• The town had a brief review of the draft Official Community Plan, from the consulting firm of Ahne Studio. The company presented the draft report after over a year of meetings including public engagement and a diverse OCP Steering Committee. Company principal, Jennifer Fix, explained the processes to date and what will be the steps to wrap it up. The draft encompasses four parts 1/ Foundations, 2/ Growth Management and Land Use, 3/ Policies and 4/ Implementation. A good portion of the review looks at emissions and how the town can reach ‘net zero emissions’ by 2049. Transportation and connectivity are items in the plan that have also gathered a lot of attention as has densification and how and where it can be achieved. Having community “pockets” where there can be feature places to gather is a topic as is buildings that could go as high as six stories in specific locations. The town is planning another workshop, for the public, on Saturday, June 18 from 10:30 a.m. to 2:30 p.m. downtown Ladysmith.
• Town council also approved a development permit for the construction of a coach house at 520 Kitchener Street.
• Town staff recommended to council to give first, second and third readings to Town Zoning Bylaw 2014, No. 1860, Amendment bylaw (50) 2022 No. 2114 to allow the addition of single family dwellings at 606 and 626 Farrell Road, commonly referred to as The Gales. The recommendation was passed by council. The town’s financial information, as well as the Annual Municipal Report, were both on the agenda with recommendations to approve both items. The link to the town’s Annual Report is https://www.ladysmith.ca/city-hall/reports-publications
• Council approved the extended infrastructure for 1260 Churchill Place. This property, bought by the Town two years ago to provide access for residents in the Forrest Field area due to the construction of the new culvert crossing of Rocky Creek on Fourth Ave. The approval requires the owner of the property to construct the sanitary sewer, storm sewer and water mains connection Fourth Ave. And McKinley Rd as well as the owner construct an “urban local’ road from the end of McKinley Road to Fourth Ave. The property is slated to be sold by the Town to the highest bidder.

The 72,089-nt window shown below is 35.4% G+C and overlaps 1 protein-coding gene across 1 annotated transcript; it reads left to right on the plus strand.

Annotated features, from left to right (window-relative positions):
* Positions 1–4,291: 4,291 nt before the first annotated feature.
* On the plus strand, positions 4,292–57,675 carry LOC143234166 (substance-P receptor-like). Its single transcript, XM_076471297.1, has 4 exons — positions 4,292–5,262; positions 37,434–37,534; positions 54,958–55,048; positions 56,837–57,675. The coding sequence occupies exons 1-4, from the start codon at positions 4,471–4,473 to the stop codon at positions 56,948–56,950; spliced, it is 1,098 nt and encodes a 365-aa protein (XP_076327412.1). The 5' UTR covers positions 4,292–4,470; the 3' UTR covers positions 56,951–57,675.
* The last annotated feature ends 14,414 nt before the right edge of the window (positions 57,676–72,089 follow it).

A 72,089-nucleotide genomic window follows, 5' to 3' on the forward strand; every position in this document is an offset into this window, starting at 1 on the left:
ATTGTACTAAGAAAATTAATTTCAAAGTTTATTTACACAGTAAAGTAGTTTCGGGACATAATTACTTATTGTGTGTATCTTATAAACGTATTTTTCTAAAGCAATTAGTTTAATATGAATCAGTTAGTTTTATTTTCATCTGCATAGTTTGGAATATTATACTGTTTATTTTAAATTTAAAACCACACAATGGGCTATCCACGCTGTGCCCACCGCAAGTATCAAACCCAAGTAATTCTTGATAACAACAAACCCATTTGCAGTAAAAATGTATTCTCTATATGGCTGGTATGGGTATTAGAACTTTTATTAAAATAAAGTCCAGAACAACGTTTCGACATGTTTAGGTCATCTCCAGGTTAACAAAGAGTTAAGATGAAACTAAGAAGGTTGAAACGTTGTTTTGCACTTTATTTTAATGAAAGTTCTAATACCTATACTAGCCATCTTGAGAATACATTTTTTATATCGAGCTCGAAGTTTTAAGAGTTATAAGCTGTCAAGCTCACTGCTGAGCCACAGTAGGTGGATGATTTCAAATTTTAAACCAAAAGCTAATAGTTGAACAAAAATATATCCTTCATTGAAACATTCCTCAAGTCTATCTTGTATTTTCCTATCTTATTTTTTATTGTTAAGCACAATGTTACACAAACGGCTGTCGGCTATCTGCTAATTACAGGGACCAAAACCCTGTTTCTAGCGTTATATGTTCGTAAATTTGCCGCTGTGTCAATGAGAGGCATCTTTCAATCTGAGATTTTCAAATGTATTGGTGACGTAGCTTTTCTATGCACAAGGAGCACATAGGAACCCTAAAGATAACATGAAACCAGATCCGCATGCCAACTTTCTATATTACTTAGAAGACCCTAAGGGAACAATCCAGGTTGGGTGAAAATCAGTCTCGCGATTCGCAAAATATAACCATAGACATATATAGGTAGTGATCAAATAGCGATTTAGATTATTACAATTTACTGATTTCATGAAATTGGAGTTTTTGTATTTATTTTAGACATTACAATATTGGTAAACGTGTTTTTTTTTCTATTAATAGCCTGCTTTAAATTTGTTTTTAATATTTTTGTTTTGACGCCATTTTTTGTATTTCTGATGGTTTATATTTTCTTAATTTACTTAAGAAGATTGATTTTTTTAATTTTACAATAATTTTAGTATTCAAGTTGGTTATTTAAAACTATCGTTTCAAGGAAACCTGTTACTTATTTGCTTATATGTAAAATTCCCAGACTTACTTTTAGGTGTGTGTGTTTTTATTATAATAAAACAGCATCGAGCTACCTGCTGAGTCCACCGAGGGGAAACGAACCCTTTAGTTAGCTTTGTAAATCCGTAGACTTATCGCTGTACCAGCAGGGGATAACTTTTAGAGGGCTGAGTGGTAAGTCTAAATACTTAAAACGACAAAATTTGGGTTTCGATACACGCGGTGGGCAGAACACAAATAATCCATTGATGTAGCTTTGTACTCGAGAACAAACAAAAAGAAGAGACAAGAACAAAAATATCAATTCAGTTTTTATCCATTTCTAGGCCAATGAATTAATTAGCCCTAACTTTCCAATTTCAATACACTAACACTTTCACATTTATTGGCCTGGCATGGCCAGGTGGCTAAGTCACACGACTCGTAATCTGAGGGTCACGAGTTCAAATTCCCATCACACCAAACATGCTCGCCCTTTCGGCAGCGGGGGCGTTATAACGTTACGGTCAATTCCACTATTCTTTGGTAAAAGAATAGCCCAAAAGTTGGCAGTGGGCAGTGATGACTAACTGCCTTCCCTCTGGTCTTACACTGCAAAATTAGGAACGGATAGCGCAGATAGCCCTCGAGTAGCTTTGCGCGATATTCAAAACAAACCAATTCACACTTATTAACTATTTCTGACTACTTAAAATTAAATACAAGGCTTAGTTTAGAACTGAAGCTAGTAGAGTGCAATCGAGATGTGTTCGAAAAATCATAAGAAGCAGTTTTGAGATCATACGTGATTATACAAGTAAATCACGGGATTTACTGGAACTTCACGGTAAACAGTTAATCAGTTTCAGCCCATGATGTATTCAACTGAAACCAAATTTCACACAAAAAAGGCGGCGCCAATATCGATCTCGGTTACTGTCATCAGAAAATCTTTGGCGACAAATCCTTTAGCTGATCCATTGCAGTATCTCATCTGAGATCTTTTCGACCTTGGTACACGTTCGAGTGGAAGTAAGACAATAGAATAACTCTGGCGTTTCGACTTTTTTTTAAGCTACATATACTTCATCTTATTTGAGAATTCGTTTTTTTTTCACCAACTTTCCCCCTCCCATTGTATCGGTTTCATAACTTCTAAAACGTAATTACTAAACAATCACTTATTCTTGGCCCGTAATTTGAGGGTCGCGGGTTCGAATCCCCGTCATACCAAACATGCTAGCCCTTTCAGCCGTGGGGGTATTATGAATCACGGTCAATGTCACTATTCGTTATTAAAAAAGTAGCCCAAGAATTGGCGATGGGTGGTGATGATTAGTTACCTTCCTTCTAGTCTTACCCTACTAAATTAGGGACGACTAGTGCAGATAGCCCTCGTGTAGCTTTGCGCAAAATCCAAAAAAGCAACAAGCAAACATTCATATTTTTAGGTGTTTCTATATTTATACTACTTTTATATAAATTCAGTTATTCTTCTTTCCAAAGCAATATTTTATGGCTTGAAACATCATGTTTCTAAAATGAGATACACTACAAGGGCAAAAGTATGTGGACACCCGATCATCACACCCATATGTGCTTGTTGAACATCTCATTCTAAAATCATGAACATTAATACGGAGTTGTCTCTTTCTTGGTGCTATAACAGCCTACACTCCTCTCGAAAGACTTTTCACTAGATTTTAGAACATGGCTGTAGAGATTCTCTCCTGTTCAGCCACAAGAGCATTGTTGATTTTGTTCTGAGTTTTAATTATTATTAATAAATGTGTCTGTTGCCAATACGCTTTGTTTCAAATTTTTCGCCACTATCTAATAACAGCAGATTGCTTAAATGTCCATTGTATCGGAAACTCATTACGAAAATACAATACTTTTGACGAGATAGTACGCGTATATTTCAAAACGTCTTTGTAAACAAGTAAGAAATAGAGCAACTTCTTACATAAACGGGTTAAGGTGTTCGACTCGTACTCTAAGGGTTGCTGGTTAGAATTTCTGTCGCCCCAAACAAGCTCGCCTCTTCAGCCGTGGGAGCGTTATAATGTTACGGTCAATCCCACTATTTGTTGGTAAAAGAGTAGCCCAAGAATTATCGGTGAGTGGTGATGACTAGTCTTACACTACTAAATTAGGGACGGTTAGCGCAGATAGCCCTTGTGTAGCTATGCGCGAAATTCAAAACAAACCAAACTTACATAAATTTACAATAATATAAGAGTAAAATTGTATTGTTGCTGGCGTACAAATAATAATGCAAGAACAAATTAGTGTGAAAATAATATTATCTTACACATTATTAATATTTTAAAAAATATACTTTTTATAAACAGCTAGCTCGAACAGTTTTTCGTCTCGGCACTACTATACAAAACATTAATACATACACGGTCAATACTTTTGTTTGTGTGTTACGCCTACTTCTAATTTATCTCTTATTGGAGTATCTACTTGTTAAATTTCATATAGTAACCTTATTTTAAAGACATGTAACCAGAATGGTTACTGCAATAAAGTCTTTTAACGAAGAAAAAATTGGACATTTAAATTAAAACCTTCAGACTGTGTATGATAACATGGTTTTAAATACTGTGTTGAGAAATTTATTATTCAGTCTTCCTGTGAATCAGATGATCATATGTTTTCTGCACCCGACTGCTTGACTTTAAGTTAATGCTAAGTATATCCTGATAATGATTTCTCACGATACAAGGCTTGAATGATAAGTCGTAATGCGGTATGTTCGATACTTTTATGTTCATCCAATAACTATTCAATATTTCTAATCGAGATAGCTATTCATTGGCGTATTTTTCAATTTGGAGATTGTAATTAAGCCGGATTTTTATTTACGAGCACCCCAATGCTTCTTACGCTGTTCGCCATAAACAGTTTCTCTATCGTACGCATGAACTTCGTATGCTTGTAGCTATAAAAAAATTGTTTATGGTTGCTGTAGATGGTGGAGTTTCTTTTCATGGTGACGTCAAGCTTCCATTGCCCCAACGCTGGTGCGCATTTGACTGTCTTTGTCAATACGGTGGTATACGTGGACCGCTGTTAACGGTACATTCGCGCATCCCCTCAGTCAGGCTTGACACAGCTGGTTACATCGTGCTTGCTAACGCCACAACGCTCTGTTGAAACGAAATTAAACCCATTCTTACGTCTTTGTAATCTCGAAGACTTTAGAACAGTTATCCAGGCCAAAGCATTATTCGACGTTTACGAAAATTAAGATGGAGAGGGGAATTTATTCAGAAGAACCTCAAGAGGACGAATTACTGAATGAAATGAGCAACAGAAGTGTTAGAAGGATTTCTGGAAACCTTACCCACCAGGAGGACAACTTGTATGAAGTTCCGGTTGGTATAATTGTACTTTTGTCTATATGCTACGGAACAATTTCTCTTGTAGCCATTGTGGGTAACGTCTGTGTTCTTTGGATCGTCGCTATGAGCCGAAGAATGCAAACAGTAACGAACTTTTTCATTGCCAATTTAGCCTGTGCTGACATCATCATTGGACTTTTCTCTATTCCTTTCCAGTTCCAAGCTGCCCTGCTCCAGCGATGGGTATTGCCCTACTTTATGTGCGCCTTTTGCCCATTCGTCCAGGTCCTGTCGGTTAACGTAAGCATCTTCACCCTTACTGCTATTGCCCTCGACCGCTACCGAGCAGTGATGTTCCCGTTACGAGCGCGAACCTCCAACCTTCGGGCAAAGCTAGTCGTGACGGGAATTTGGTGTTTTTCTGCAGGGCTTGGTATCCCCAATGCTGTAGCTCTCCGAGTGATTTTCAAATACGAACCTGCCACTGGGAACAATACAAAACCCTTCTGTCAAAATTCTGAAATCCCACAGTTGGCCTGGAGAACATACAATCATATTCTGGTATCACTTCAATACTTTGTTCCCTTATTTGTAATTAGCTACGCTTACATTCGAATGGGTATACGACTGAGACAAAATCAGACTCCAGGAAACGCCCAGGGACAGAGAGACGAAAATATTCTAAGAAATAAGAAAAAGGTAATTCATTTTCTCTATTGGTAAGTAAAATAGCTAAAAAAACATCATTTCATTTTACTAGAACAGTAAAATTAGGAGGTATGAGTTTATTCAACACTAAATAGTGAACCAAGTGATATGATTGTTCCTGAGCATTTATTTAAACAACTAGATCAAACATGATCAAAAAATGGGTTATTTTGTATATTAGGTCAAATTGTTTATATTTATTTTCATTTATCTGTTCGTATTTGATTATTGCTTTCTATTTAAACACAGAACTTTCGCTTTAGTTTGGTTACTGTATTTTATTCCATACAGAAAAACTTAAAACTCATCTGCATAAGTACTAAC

• Staff had prepared a policy to regulate the installation, design, and location of Telecommunication Antenna Structures within the Town of Ladysmith. As these installations fall under federal government jurisdiction there are some issues that cannot be handled by the town but the new policy will help Ladysmith regulate the look, height and other factors where they could affect locals.
• Bylaw No. 2115 was given the first three readings to allow it to proceed to next course of action. The bylaw is Fireworks Regulation Bylaw 2022, No. 2115 and would allow the letting off of fireworks within the Town of Ladysmith for specific events. The requirement for a special permit would still be required and the sale of fireworks in Ladysmith would still be banned. The lead up to the new bylaw was last year when the CVRD turned down the request from the Ladysmith Days organizers to have the usual fireworks at the town’s summer community event. Ladysmith had been a partner in the CVRD bylaw but will now be trying to withdraw from that and initiate it’s own Fireworks Bylaw.
• The town will also be looking into assisting refugees by giving them access to the Leisure Access Program which allows families suffer financial hardships to still use the town’s community centre at reduced or zero rates. The request came from Help Ukraine Vancouver Island so that those displaced by the war with Russia can still be active.
Town staff were asked to look into the idea further as it was pointed out that there are citizens from other countries that are coming as refugees under adverse conditions.